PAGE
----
Like many of the best games, the mechanics is easy to understand but difficult to master.

Victory is … very difficult, in fact!

After warming up by beating some AI villains in PvE, I decided to dip my toe in the PvP arena.


Although by no means completely useless, my donated AI (and my ability to manipulate them) were no match for the thoroughbred (and proprietary) creatures I faced in battle.

Time after time, the proverbial backs of my Axies were returned to them on a virtual plate. More discouraging, it seemed that each team I faced was faster (so I went first), stronger (so I could receive/deal more life points) and had more energy (so I played more cards).

After a lot of perseverance, however, I managed to win a few rounds. I would love to believe that this was due to the development of my mastery of the game, but to be honest, it was probably due to some rookie colleagues.

I’m in the mood for love

Winning battles gives you Small Love Potions, or SLP s, which are necessary to create new Axies.

Each Axie can cross at most 7 times, with an increasing number of love potions needed for each subsequent procreation attempt.

Virgin Axies (like mine) require only 100 SLPs to procreate, while the seventh son (or daughter if you prefer) of an Axie costs 1,300 SLPs. Please note that this is done per parent, and you need two parents to tango, so to speak.

The shape of the resulting Axie bundle of joy will be determined by the genetics of the parents, who have dominant, recessive and minor genes for every part of the body.

I accomplished the mission of breeding at least once and after about 5 hours of playing for two days (getting my daily task right twice), I got the 200 SLP I needed and 43 extras for good luck.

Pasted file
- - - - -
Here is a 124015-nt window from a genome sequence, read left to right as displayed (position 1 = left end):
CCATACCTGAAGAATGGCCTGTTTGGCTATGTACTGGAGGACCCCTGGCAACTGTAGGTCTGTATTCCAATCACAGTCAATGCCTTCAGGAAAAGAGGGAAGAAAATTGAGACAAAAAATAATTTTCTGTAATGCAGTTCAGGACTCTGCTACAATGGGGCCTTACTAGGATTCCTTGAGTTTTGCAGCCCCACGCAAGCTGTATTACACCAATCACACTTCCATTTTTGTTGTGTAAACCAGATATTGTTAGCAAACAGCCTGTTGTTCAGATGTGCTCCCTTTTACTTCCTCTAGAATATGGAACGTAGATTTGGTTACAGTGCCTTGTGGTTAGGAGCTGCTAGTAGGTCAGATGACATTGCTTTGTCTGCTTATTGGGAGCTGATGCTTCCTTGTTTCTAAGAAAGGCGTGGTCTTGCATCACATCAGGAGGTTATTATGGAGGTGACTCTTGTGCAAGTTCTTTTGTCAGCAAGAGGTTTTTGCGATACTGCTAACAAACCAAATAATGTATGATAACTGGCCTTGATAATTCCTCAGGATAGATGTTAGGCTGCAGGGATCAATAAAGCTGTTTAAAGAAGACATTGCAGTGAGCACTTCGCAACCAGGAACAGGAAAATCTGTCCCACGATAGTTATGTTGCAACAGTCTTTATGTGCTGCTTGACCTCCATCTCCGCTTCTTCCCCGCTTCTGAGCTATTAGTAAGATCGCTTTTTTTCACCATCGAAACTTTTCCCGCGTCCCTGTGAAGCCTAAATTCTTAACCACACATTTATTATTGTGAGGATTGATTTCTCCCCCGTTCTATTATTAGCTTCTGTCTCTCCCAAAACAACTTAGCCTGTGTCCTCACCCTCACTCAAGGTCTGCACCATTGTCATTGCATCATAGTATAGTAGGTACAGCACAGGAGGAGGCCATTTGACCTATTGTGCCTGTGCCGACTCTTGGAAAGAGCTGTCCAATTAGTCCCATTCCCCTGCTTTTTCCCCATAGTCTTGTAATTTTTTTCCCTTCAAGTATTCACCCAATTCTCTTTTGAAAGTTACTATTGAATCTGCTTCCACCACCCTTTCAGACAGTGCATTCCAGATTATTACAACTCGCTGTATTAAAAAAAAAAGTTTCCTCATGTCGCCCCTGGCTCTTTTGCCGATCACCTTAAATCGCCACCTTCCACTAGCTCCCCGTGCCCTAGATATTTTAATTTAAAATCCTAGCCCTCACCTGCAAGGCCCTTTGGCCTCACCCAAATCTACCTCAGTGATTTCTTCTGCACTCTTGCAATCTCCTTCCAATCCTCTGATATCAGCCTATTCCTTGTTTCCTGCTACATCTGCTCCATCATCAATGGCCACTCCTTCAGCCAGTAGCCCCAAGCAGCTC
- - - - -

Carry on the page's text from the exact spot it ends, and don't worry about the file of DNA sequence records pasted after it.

Then I read this guide about breeding and quickly decided against it.

If I didn’t feel bad enough holding creatures (although virtual) hostage and making them fight each other for money, giving in to what was basically equivalent to eugenics was a step I wasn’t willing to take.

Gaining a crust

Fortunately, small love potions can also be exchanged for free at Uniswap. The 243 SLP I currently earn is worth about $7 (although prices skyrocketed a few days ago, which would have yielded $20).

Similarly, I could simply swallow my pride (and most of my virtual moral values) and use the SLP to create the Axies I have, selling the perfectly imperfect offspring for a minimum of $20.

Split between my five hours of play, that’s $4 an hour. Not a scary salary in the United States and Western Europe, but still quite respectable in many countries, and an absolute fortune in parts of the developing world.

This is something genuinely incredible and a literal turn of events. Forget about sponsoring a goat to a needy family at Christmas. Buy some Axies! Together with a cheap Android smartphone, the disadvantaged can now become totally self-sufficient.

[NB: the game is also available on Windows, Mac and iOS devices]

In conclusion

Axie Infinity is the most curious thing, as it seems the beginning of a truly new paradigm.

The gameplay won’t surprise you, but there’s certainly enough fun to be had. And the deeper into strategies and tactics you go, the more addicted you can become. The game is still in alpha and there are new elements still in development, like land ownership.

My experience was a bit frustrating at times, but I wasn’t really playing with the spirit I intended. Also, the cards are still being balanced at the alpha stage, so it should be easier for beginners (at least those who are prepared to invest a little money) to start with balance.

A message on the Discord channel of the game suggested that $200 was needed to make the game really fun. I would say that an initial investment can be about half of that if you are prepared to work a little more.

The fact that even my few hours of groping in a bunch of battles produced a rather decent and surprising return.

More investment, research, and skill can generate big profits. The most expensive Axie sold so far was sold for 200 ETH ($75,000), but there are some listed in the market for over $1 million.

Blockchain games are growing, and Axie Infinity gives us a tempting glimpse into what it can become.

It may not be the game that brings hardcore players to blockchain, but it certainly does a great job in making investing in encryption and NFT fun.